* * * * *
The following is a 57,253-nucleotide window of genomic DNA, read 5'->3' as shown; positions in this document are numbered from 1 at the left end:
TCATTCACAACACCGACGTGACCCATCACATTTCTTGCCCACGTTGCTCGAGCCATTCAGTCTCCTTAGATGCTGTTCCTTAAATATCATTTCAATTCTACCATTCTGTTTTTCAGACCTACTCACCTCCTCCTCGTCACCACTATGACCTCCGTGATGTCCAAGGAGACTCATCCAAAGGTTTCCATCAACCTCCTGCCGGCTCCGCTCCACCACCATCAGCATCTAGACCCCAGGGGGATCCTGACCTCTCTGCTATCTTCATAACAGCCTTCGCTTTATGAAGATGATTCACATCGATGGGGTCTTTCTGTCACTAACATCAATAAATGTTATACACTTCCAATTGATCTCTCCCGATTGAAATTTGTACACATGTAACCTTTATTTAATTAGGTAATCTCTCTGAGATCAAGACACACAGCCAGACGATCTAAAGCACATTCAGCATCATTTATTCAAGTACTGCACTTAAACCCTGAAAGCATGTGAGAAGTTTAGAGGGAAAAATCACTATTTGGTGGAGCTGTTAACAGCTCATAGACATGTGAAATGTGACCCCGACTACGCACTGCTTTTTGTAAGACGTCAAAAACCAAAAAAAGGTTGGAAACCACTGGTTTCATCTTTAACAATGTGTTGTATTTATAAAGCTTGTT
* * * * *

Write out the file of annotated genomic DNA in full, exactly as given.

The following is a 57,253-nucleotide window of genomic DNA, read 5'->3' as shown; positions in this document are numbered from 1 at the left end:
TCATTCACAACACCGACGTGACCCATCACATTTCTTGCCCACGTTGCTCGAGCCATTCAGTCTCCTTAGATGCTGTTCCTTAAATATCATTTCAATTCTACCATTCTGTTTTTCAGACCTACTCACCTCCTCCTCGTCACCACTATGACCTCCGTGATGTCCAAGGAGACTCATCCAAAGGTTTCCATCAACCTCCTGCCGGCTCCGCTCCACCACCATCAGCATCTAGACCCCAGGGGGATCCTGACCTCTCTGCTATCTTCATAACAGCCTTCGCTTTATGAAGATGATTCACATCGATGGGGTCTTTCTGTCACTAACATCAATAAATGTTATACACTTCCAATTGATCTCTCCCGATTGAAATTTGTACACATGTAACCTTTATTTAATTAGGTAATCTCTCTGAGATCAAGACACACAGCCAGACGATCTAAAGCACATTCAGCATCATTTATTCAAGTACTGCACTTAAACCCTGAAAGCATGTGAGAAGTTTAGAGGGAAAAATCACTATTTGGTGGAGCTGTTAACAGCTCATAGACATGTGAAATGTGACCCCGACTACGCACTGCTTTTTGTAAGACGTCAAAAACCAAAAAAAGGTTGGAAACCACTGGTTTCATCTTTAACAATGTGTTGTATTTATAAAGCTTGTT